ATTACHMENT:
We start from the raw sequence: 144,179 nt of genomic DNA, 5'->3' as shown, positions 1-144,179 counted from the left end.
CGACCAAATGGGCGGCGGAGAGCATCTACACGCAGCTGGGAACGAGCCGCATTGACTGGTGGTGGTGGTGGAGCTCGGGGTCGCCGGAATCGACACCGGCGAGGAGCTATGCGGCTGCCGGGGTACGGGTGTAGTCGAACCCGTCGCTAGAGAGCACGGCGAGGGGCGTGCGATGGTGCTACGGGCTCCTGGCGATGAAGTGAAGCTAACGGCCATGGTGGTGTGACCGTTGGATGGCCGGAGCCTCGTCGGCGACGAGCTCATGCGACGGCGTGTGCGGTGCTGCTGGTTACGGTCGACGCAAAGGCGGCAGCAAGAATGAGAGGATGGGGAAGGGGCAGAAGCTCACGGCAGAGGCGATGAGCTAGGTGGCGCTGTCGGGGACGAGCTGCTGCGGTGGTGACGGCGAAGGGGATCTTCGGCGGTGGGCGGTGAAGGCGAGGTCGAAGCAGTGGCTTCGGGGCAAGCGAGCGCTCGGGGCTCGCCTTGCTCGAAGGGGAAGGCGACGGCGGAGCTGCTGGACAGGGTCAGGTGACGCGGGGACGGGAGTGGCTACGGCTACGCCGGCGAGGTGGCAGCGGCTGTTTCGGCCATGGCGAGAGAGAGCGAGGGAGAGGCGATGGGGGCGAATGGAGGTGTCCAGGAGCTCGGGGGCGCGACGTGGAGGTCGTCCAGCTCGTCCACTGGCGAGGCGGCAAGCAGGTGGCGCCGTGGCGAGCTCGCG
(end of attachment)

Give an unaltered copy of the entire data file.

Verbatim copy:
We start from the raw sequence: 144,179 nt of genomic DNA, 5'->3' as shown, positions 1-144,179 counted from the left end.
CGACCAAATGGGCGGCGGAGAGCATCTACACGCAGCTGGGAACGAGCCGCATTGACTGGTGGTGGTGGTGGAGCTCGGGGTCGCCGGAATCGACACCGGCGAGGAGCTATGCGGCTGCCGGGGTACGGGTGTAGTCGAACCCGTCGCTAGAGAGCACGGCGAGGGGCGTGCGATGGTGCTACGGGCTCCTGGCGATGAAGTGAAGCTAACGGCCATGGTGGTGTGACCGTTGGATGGCCGGAGCCTCGTCGGCGACGAGCTCATGCGACGGCGTGTGCGGTGCTGCTGGTTACGGTCGACGCAAAGGCGGCAGCAAGAATGAGAGGATGGGGAAGGGGCAGAAGCTCACGGCAGAGGCGATGAGCTAGGTGGCGCTGTCGGGGACGAGCTGCTGCGGTGGTGACGGCGAAGGGGATCTTCGGCGGTGGGCGGTGAAGGCGAGGTCGAAGCAGTGGCTTCGGGGCAAGCGAGCGCTCGGGGCTCGCCTTGCTCGAAGGGGAAGGCGACGGCGGAGCTGCTGGACAGGGTCAGGTGACGCGGGGACGGGAGTGGCTACGGCTACGCCGGCGAGGTGGCAGCGGCTGTTTCGGCCATGGCGAGAGAGAGCGAGGGAGAGGCGATGGGGGCGAATGGAGGTGTCCAGGAGCTCGGGGGCGCGACGTGGAGGTCGTCCAGCTCGTCCACTGGCGAGGCGGCAAGCAGGTGGCGCCGTGGCGAGCTCGCG